Rechargeable Li-metal batteries using high-voltage cathodes can deliver the highest possible energy densities among all electrochemistries. However, the notorious reactivity of metallic lithium as well as the catalytic nature of high-voltage cathode materials largely prevents their practical application. Here, we report a non-flammable fluorinated electrolyte that supports the most aggressive and high-voltage cathodes in a Li-metal battery. Our battery shows high cycling stability, as evidenced by the efficiencies for Li-metal plating/stripping (99.2%) for a 5 V cathode LiCoPO4 (~99.81%) and a Ni-rich LiNi0.8Mn0.1Co0.1O2 cathode (~99.93%). At a loading of 2.0 mAh cm−2, our full cells retain ~93% of their original capacities after 1,000 cycles. Surface analyses and quantum chemistry calculations show that stabilization of these aggressive chemistries at extreme potentials is due to the formation of a several-nanometre-thick fluorinated interphase.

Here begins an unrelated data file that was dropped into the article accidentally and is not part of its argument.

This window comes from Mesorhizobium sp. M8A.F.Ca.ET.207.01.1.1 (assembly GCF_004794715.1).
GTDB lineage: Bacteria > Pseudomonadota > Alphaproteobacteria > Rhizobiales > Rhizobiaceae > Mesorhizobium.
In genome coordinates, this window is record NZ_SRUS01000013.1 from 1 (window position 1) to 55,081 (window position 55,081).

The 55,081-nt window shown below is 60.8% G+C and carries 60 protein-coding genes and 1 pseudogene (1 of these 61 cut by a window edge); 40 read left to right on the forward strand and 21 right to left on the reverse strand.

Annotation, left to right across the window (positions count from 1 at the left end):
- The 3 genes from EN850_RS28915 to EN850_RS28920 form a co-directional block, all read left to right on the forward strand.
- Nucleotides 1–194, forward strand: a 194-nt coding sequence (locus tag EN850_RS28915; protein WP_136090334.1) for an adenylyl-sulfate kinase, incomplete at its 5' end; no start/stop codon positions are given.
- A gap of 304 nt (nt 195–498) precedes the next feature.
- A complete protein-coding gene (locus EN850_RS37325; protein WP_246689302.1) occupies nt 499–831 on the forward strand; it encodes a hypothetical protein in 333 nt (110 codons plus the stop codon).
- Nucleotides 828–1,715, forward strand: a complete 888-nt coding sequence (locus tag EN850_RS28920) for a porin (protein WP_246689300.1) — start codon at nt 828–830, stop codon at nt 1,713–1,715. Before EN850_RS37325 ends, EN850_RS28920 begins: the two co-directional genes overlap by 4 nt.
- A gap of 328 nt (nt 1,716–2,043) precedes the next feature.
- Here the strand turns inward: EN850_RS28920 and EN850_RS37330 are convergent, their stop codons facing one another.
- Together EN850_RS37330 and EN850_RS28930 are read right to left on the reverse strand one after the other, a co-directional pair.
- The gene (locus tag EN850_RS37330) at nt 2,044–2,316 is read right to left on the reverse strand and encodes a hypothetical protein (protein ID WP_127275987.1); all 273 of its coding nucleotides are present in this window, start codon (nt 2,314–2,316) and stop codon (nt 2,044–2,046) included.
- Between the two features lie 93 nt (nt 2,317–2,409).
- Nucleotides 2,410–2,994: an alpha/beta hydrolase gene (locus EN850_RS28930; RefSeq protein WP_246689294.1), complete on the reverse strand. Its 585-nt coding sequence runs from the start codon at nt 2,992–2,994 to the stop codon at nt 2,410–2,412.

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This work was supported by the US Department of Energy (DOE) under award no. DEEE0008202 and DEEE0008200. The support of the Maryland NanoCenter and its AIM Lab is acknowledged. The authors thank K. Pupek and G. Krumdick for providing one of the fluorinated solvents, and B. Dunn for constructive discussions.
Supplementary Figures 1–39; Supplementary Tables 1–3; Supplementary Notes 1–2
Flammable test for the electrolyte of 1 M LiFSI-DME
Flammable test for the electrolyte of 1 M LiPF6-EC/DMC
Flammable test for the electrolyte of 1 M LiPF6-FEC/DMC
Flammable test for the electrolyte of 1 M LiPF6-FEC/FEMC/HFE
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Nature Chemistry (2019)
Nature Communications (2019)
Dendrite-free sandwiched ultrathin lithium metal anode with even lithium plating and stripping behavior
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